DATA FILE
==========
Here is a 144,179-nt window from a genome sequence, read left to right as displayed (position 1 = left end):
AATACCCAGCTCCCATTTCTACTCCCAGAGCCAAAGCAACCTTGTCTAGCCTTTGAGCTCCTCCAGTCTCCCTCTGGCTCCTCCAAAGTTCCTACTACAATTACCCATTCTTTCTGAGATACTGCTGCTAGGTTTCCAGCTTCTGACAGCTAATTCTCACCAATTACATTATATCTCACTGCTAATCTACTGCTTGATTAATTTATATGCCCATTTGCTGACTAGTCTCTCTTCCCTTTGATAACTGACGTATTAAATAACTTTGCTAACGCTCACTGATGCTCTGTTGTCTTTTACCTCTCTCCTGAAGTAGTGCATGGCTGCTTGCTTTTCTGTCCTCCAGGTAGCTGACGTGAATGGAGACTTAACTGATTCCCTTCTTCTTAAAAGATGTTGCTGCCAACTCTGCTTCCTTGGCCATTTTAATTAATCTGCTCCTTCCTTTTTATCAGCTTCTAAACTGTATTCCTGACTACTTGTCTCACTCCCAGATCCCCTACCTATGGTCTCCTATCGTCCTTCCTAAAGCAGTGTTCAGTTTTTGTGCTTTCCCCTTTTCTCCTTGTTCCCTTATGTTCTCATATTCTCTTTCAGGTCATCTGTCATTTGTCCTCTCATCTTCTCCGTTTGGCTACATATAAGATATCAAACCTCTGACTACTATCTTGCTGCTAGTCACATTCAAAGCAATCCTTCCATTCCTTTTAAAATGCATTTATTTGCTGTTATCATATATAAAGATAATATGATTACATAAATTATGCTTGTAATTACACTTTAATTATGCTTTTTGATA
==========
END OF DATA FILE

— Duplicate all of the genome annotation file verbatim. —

Here is a 144,179-nt window from a genome sequence, read left to right as displayed (position 1 = left end):
AATACCCAGCTCCCATTTCTACTCCCAGAGCCAAAGCAACCTTGTCTAGCCTTTGAGCTCCTCCAGTCTCCCTCTGGCTCCTCCAAAGTTCCTACTACAATTACCCATTCTTTCTGAGATACTGCTGCTAGGTTTCCAGCTTCTGACAGCTAATTCTCACCAATTACATTATATCTCACTGCTAATCTACTGCTTGATTAATTTATATGCCCATTTGCTGACTAGTCTCTCTTCCCTTTGATAACTGACGTATTAAATAACTTTGCTAACGCTCACTGATGCTCTGTTGTCTTTTACCTCTCTCCTGAAGTAGTGCATGGCTGCTTGCTTTTCTGTCCTCCAGGTAGCTGACGTGAATGGAGACTTAACTGATTCCCTTCTTCTTAAAAGATGTTGCTGCCAACTCTGCTTCCTTGGCCATTTTAATTAATCTGCTCCTTCCTTTTTATCAGCTTCTAAACTGTATTCCTGACTACTTGTCTCACTCCCAGATCCCCTACCTATGGTCTCCTATCGTCCTTCCTAAAGCAGTGTTCAGTTTTTGTGCTTTCCCCTTTTCTCCTTGTTCCCTTATGTTCTCATATTCTCTTTCAGGTCATCTGTCATTTGTCCTCTCATCTTCTCCGTTTGGCTACATATAAGATATCAAACCTCTGACTACTATCTTGCTGCTAGTCACATTCAAAGCAATCCTTCCATTCCTTTTAAAATGCATTTATTTGCTGTTATCATATATAAAGATAATATGATTACATAAATTATGCTTGTAATTACACTTTAATTATGCTTTTTGATA